Introduction: The basis for the superior absorption of iron from breast milk compared with infant formulas is unclear. The hormone hepcidin downregulates dietary iron absorption. Hepcidin production increases with increased body iron status (reflected in serum ferritin levels). We hypothesized that serum hepcidin levels are suppressed relative to iron status in infants fed breast milk compared with formula.
Methods: Subjects were healthy infants presenting for routine 2-month clinic visit and strictly fed either breast milk or standard infant formula. Urinary hepcidin and ferritin levels (reflective of serum levels) were analyzed and compared across the breast milk- and formula-fed groups. The relationship between urinary hepcidin and ferritin levels within each group was analyzed by linear regression.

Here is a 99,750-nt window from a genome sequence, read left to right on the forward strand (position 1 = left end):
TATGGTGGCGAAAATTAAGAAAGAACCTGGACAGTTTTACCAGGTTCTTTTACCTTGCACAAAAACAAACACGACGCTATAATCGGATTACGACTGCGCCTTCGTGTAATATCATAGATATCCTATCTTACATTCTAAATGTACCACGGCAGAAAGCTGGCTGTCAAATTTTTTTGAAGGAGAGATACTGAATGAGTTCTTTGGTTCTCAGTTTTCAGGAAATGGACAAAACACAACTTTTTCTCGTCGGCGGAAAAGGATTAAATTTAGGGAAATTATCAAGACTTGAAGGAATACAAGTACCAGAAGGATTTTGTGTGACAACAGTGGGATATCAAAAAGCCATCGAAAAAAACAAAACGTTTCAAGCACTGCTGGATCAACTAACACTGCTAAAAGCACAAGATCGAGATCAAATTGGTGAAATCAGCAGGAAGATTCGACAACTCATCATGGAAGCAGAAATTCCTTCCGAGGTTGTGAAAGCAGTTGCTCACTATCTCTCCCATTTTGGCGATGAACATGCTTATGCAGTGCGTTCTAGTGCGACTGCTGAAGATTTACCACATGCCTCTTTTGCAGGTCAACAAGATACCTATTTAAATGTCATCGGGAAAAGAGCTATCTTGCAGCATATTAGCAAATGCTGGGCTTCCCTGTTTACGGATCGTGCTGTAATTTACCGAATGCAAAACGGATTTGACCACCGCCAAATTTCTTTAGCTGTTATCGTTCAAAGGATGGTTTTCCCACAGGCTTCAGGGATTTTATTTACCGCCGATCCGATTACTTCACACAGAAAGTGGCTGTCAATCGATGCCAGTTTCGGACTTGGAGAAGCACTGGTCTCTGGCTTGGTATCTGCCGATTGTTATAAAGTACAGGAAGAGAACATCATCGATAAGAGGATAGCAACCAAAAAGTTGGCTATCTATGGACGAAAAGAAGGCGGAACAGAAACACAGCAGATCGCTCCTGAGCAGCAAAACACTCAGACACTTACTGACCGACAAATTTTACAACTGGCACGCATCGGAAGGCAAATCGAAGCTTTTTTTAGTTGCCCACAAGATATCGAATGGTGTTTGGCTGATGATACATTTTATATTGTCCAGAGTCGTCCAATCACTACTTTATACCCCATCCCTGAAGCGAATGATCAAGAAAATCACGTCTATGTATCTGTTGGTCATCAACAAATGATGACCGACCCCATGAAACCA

Results: Twenty-four subjects were enrolled in each group. The median urinary hepcidin level in the group fed breast milk was lower than in formula (130 vs. 359 ng hepcidin/mg creatinine, p < 0.05). However, the median ferritin levels were similar (2.1 vs. 1.9 ng/mL). Within each group, urinary hepcidin correlated with urinary ferritin (r = 0.5, p < 0.05 for each group); however, the slope of the regression line was lower in the group fed breast milk compared with formula (p < 0.005).
Conclusion: Despite similar urinary ferritin levels, urinary hepcidin levels are lower at 2 months in infants fed breast milk compared with infants fed formula. Hepcidin levels correlate with iron status in each group; however, this relationship is relatively dampened in infants fed breast milk. We speculate that relatively lower infant hepcidin contributes to the superior efficiency of iron absorption from breast milk.
Keywords: Breast milk; Ferritin; Formula; Hepcidin; Infant.
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